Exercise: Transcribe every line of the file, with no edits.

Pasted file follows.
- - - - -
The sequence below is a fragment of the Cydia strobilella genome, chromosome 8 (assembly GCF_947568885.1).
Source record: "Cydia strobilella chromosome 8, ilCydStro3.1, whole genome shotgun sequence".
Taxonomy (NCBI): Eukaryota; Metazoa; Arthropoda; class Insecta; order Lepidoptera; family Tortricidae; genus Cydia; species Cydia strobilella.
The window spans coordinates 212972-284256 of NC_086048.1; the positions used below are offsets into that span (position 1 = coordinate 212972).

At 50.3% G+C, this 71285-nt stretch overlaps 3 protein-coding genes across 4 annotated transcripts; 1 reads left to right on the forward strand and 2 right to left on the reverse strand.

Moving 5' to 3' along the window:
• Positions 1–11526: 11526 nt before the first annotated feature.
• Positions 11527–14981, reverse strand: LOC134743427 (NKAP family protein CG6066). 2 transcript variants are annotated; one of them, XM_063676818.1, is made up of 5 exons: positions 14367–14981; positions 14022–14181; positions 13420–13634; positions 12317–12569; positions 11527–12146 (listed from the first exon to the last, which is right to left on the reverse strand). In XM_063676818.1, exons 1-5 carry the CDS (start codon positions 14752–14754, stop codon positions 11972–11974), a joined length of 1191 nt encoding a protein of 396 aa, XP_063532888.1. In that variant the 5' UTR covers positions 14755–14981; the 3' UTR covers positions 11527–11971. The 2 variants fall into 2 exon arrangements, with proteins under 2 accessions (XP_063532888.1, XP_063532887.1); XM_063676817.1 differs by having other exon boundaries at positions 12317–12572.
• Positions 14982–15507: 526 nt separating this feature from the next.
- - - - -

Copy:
The sequence below is a fragment of the Cydia strobilella genome, chromosome 8 (assembly GCF_947568885.1).
Source record: "Cydia strobilella chromosome 8, ilCydStro3.1, whole genome shotgun sequence".
Taxonomy (NCBI): Eukaryota; Metazoa; Arthropoda; class Insecta; order Lepidoptera; family Tortricidae; genus Cydia; species Cydia strobilella.
The window spans coordinates 212972-284256 of NC_086048.1; the positions used below are offsets into that span (position 1 = coordinate 212972).

At 50.3% G+C, this 71285-nt stretch overlaps 3 protein-coding genes across 4 annotated transcripts; 1 reads left to right on the forward strand and 2 right to left on the reverse strand.

Moving 5' to 3' along the window:
• Positions 1–11526: 11526 nt before the first annotated feature.
• Positions 11527–14981, reverse strand: LOC134743427 (NKAP family protein CG6066). 2 transcript variants are annotated; one of them, XM_063676818.1, is made up of 5 exons: positions 14367–14981; positions 14022–14181; positions 13420–13634; positions 12317–12569; positions 11527–12146 (listed from the first exon to the last, which is right to left on the reverse strand). In XM_063676818.1, exons 1-5 carry the CDS (start codon positions 14752–14754, stop codon positions 11972–11974), a joined length of 1191 nt encoding a protein of 396 aa, XP_063532888.1. In that variant the 5' UTR covers positions 14755–14981; the 3' UTR covers positions 11527–11971. The 2 variants fall into 2 exon arrangements, with proteins under 2 accessions (XP_063532888.1, XP_063532887.1); XM_063676817.1 differs by having other exon boundaries at positions 12317–12572.
• Positions 14982–15507: 526 nt separating this feature from the next.